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Publication numberUS5107371 A
Publication typeGrant
Application numberUS 07/528,756
Publication dateApr 21, 1992
Filing dateMay 25, 1990
Priority dateJun 1, 1989
Fee statusPaid
Publication number07528756, 528756, US 5107371 A, US 5107371A, US-A-5107371, US5107371 A, US5107371A
InventorsKenji Shibata, Agu Ueno
Original AssigneeCanon Kabushiki Kaisha
Export CitationBiBTeX, EndNote, RefMan
External Links: USPTO, USPTO Assignment, Espacenet
Cemented lens and process for producing the same
US 5107371 A
Abstract
A cemented lens comprising a first component having a polished first surface, a second component whose refractive index is different from that of the first component and having a second surface smoothed to a finish roughness of mesh #1400 or more but not polished, and an adhesive agent layer intervening between the first and second components to cement them at the first and second surfaces and having a refractive index which does not differ from that of the second component by more than 0.1.
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Claims(13)
What is claimed is:
1. A cemented lens comprising:
a first component lens with a first refractive index and having a first lens surface to which a polishing treatment is applied;
a second component lens having a second refractive index different from that of said first component lens and having a second lens surface to which a smoothing treatment to make a finish roughness of not less than mesh #1400 is applied but to which a polishing treatment is not applied; and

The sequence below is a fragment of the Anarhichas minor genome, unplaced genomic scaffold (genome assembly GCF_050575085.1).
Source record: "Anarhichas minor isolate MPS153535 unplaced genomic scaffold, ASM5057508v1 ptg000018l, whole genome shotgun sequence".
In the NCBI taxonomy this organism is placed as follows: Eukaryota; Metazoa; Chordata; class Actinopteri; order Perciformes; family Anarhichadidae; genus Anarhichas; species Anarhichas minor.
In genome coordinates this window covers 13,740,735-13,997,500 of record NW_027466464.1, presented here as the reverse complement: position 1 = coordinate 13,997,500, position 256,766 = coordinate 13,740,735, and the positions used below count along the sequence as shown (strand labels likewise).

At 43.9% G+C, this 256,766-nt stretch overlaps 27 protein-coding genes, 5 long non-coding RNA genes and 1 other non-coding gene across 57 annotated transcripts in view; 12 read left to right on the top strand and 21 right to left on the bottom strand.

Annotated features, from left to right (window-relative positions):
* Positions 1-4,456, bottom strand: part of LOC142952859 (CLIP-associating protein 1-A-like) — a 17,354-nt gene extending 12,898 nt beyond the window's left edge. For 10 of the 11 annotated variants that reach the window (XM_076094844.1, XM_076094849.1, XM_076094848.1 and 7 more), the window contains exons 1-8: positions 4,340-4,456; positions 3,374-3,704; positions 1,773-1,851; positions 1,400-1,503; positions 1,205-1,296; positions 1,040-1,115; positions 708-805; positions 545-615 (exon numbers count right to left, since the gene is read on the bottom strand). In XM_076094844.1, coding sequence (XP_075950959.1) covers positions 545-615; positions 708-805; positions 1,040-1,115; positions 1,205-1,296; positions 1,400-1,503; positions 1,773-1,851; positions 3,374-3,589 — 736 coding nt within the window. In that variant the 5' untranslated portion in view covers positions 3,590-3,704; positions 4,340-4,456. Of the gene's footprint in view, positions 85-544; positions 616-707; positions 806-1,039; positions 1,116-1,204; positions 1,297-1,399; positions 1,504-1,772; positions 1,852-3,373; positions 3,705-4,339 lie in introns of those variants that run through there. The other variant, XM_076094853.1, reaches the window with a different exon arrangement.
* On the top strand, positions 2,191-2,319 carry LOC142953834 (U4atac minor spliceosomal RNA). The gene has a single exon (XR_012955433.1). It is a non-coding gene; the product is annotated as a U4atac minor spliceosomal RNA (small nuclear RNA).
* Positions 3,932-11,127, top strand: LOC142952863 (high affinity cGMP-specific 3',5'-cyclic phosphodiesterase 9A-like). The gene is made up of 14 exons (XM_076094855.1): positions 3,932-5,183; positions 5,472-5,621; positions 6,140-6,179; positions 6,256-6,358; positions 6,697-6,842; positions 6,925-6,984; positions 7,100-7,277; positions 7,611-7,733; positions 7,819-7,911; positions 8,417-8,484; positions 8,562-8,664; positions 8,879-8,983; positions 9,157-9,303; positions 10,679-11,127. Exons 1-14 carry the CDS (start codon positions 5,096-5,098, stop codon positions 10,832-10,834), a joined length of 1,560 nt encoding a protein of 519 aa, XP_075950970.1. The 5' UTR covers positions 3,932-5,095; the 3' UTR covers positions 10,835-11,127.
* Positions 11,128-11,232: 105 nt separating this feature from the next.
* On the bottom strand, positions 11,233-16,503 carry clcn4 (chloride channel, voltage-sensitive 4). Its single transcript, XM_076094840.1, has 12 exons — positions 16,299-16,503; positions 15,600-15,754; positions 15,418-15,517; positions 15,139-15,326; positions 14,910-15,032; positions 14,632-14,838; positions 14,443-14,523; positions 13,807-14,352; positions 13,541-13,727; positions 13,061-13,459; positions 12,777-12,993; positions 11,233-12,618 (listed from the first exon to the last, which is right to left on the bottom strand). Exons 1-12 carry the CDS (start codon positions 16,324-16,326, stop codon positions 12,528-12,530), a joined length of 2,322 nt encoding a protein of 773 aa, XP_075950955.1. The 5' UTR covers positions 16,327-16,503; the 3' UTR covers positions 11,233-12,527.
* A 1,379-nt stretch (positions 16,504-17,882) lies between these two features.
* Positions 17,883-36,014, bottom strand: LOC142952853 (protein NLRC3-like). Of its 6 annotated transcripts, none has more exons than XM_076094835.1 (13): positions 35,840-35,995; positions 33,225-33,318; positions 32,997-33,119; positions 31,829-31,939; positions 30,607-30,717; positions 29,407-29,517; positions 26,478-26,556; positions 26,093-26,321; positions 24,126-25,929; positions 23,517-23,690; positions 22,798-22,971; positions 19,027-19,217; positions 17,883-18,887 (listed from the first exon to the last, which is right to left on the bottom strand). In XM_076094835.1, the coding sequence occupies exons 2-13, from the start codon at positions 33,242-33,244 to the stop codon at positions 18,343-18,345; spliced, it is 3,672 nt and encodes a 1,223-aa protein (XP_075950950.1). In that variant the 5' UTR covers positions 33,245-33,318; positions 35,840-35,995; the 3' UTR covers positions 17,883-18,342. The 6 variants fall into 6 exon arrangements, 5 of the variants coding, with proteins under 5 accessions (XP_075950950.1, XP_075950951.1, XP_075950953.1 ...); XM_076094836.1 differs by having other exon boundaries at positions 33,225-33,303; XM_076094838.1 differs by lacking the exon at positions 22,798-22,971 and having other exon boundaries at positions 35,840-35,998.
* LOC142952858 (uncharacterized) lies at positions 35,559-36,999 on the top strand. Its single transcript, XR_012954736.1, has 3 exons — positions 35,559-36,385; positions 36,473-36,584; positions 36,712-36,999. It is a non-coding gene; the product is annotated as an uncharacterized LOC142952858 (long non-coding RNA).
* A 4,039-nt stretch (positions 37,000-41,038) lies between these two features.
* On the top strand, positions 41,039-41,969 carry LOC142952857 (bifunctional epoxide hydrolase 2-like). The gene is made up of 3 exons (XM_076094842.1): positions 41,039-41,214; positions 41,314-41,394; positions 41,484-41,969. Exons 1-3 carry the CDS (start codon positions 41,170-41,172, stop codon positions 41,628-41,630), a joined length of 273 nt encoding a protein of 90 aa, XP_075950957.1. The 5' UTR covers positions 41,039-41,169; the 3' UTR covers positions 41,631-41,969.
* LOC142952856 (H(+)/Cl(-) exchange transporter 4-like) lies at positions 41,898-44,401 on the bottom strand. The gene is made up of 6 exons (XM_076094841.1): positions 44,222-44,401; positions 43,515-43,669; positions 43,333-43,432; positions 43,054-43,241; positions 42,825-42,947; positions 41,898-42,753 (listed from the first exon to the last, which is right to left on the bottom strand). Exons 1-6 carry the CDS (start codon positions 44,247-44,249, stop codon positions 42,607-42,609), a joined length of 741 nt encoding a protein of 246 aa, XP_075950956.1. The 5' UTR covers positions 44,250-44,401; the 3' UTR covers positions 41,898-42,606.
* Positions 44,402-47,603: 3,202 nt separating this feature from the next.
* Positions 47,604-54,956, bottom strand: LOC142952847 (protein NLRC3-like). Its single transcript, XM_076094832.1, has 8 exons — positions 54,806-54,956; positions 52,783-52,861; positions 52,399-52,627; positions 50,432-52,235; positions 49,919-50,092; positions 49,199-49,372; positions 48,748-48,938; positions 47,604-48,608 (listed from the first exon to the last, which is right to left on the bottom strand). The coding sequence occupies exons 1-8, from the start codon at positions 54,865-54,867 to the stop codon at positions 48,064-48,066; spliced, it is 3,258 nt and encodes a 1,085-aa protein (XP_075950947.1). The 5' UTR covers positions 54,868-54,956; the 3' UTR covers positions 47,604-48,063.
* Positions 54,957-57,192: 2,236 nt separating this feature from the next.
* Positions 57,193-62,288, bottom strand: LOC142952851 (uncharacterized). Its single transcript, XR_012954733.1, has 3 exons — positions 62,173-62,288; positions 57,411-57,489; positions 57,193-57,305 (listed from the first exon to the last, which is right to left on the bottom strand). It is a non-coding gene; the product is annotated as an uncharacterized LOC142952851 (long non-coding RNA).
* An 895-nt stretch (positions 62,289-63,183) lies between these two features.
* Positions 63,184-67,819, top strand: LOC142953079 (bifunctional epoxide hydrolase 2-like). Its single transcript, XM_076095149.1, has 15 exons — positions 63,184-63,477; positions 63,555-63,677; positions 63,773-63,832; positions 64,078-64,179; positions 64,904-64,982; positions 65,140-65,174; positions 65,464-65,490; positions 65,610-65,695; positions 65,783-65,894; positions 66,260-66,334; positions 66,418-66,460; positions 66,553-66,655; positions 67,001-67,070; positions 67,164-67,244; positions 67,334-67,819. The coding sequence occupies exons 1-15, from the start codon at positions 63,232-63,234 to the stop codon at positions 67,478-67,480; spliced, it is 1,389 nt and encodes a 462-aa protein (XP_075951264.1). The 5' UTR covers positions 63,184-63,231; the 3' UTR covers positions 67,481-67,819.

an adhesive agent layer for cementing said first component lens and said second component lens together by coming into contact with said first lens surface and said second lens surface, said adhesive agent layer having a refractive index which differs from said second refractive index by 0.1 or less.
2. A cemented lens according to claim 1, wherein said first component lens has a negative refractive power, and wherein said second component lens has a positive refractive power.
3. A cemented lens according to claim 1 or claim 2, wherein said second lens surface has a surface roughness of the order of 0.1 μm.
4. A cemented lens according to claim 1 or claim 2, wherein said first lens surface has a surface roughness of the order of 0.01 μm or less.
5. A process for producing a cemented lens comprising:
a step of applying a polishing treatment to a first lens surface of a first component lens;
a step of applying a smoothing treatment to make a finish roughness of not less than mesh #1400 to a second lens surface of a second component lens; and
a step of cementing said first and second component lenses together by sandwiching an adhesive agent having a refractive index which differs from that of said second component lens by 0.1 or less between said first lens surface and said second lens surface.
6. A process according to claim 5, wherein said first component lens has a negative refractive power, and wherein said second component lens has a positive refractive power.
7. A cemented optical element comprising:
a first component element having a first surface to which a polishing treatment is applied;
a second component element having a second refractive index different from that of said first component element and having a second surface to which a smoothing treatment to make a finish roughness of not less than mesh #1400 is applied but to which a polishing treatment is not applied;